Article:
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Nihon Hoigaku Zasshi. 1994 Jun;48(3):141-9.

Histopathological findings of the lung and trachea in sudden infant death syndrome: review of 105 cases autopsied at Dade County Medical Examiner Department.

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  • 1Department of Forensic Medicine, Tohoku University School of Medicine, Sensai, Japan.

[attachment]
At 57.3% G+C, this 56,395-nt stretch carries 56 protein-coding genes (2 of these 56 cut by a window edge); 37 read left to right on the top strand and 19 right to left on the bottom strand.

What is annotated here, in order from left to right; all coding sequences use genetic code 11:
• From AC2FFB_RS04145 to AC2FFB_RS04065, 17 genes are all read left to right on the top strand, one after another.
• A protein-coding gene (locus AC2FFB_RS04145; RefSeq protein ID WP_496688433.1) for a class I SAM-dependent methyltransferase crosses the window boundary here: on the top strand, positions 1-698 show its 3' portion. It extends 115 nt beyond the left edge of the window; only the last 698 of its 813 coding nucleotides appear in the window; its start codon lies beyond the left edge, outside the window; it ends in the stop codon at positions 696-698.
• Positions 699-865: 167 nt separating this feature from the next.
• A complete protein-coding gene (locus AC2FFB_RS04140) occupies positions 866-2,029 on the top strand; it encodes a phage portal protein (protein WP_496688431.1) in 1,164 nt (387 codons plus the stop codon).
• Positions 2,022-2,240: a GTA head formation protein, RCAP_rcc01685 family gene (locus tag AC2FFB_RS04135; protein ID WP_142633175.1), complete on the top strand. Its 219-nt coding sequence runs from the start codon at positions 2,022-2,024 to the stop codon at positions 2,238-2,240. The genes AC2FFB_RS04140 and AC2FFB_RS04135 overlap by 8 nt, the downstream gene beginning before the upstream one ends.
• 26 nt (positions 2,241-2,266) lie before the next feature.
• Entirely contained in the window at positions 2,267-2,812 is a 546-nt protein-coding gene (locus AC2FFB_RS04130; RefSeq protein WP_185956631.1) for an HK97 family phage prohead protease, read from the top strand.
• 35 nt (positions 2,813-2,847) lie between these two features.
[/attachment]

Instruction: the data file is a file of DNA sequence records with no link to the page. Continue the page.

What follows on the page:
A histopathological study of respiratory tract in sudden infant death syndrome (SIDS) was performed on the case files of Dade County Medical Examiner Department, Miami, Florida, U.S.A. over a span of 40 months from September 1989 through December 1992. Microscopic slides of the lung and trachea were collected from 105 SIDS cases and reviewed. Fifty cases of sudden infant death of recognized causes were also analyzed as a control. The microscopic findings with its severity were recorded on each case. Two major findings, namely pulmonary congestion and edema were noted in 83 and 76% of SIDS cases respectively, and in 72 and 60% of explained deaths. No differences were statistically significant between two groups despite the slight dominance in SIDS cases. Some "typical" findings such as increase of alveolar macrophages, emphysema and atelectasis mainly due to cardiopulmonary resuscitations were commonly found. However, statistical analysis of the incidence of these findings failed to disclose any significant difference. Acute and/or chronic inflammation of the trachea was noted in 21% of SIDS cases, which was consistent with the history of the affected infants stated by the guardians. Minimal to mild bronchitis and pneumonia were found in 8 and 7% of SIDS cases respectively. There were a few cases with some pneumonia which fell into "the gray area" between SIDS and explained deaths. Besides a complete autopsy, scene investigation and review of postnatal medical history of the infant are essential to make a diagnosis of SIDS.

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